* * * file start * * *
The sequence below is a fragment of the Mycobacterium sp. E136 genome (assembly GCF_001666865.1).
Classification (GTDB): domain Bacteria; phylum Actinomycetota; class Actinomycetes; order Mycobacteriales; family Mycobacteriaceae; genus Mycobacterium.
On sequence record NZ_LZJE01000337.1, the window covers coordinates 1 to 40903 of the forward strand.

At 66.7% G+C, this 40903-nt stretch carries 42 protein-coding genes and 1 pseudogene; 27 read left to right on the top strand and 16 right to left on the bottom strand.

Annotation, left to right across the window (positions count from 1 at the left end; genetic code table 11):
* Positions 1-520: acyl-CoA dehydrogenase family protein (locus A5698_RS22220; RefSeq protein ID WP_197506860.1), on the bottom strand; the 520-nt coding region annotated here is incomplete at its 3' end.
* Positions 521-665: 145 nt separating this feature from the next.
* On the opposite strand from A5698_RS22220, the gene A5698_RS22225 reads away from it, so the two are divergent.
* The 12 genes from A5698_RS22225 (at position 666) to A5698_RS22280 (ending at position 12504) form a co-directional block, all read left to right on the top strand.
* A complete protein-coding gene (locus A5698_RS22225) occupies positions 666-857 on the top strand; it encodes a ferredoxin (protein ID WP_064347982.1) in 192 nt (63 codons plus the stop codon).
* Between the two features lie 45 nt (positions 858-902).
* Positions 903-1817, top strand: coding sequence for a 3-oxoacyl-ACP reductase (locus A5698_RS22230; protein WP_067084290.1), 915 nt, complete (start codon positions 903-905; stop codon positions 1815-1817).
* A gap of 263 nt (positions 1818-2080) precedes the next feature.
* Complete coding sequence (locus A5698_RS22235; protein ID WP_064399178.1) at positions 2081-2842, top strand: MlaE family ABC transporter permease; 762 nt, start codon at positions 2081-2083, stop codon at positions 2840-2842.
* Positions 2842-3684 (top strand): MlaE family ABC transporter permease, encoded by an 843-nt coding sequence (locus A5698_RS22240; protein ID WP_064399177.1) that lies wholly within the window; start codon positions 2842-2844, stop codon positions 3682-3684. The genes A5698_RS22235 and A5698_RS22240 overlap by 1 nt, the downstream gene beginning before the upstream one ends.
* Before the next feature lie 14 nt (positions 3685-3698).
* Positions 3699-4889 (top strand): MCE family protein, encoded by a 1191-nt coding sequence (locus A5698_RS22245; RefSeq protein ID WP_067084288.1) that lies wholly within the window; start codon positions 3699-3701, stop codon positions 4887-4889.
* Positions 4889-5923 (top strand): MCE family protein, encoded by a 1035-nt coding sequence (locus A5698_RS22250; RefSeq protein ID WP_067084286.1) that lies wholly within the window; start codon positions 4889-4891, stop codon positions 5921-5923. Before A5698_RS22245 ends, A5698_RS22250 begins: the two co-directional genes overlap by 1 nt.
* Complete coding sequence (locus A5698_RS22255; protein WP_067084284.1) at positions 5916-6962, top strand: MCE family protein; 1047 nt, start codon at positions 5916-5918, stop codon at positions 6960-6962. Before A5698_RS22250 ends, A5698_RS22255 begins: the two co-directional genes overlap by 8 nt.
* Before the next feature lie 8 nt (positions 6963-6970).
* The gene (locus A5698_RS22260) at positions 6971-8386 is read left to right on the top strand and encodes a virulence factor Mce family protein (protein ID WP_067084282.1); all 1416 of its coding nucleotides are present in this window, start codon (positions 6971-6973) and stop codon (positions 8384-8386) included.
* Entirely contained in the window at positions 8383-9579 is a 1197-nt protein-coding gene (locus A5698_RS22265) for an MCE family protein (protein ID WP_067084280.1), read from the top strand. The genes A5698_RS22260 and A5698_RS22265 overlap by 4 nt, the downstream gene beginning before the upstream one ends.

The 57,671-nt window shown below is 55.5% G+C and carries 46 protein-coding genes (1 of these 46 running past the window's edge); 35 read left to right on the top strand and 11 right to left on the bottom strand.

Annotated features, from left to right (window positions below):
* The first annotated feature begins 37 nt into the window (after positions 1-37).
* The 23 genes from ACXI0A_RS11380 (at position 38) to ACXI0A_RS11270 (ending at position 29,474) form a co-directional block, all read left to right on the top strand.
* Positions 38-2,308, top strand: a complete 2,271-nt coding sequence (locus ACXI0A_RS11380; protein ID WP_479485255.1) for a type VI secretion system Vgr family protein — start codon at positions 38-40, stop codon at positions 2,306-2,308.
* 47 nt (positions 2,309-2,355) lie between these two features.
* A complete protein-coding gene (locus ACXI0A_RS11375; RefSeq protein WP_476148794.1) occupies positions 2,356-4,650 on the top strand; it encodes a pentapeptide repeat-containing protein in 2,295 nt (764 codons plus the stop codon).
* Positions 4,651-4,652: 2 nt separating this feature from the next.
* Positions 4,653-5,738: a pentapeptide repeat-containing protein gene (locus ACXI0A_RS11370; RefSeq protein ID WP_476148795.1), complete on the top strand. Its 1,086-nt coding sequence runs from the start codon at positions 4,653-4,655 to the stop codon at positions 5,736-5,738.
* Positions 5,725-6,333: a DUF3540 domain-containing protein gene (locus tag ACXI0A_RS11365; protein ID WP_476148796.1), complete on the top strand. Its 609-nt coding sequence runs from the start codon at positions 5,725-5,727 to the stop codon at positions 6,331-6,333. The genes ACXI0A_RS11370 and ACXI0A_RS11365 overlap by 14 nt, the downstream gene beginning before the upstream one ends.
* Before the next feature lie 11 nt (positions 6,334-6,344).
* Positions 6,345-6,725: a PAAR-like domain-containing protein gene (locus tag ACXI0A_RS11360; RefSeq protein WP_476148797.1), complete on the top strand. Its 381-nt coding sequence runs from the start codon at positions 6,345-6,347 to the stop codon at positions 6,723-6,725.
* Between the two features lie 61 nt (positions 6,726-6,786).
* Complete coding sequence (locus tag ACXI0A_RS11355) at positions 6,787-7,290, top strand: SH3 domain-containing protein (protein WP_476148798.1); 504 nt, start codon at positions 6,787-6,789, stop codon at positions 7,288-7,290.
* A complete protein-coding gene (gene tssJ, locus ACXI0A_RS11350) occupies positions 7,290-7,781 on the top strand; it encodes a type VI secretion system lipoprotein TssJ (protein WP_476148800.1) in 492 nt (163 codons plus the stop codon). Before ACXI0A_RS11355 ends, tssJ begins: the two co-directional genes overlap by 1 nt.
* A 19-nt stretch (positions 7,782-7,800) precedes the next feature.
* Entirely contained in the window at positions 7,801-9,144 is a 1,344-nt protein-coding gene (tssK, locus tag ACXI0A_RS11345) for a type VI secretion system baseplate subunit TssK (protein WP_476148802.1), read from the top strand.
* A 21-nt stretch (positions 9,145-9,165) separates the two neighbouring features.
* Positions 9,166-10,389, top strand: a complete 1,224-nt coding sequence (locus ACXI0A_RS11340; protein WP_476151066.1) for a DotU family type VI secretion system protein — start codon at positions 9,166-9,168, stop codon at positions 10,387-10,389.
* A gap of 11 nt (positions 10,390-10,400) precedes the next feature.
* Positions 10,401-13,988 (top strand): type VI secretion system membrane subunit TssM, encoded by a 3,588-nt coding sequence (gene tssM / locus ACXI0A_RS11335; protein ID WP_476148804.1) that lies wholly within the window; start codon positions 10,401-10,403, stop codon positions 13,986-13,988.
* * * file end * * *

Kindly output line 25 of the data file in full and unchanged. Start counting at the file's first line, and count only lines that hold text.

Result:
* The first annotated feature begins 37 nt into the window (after positions 1-37).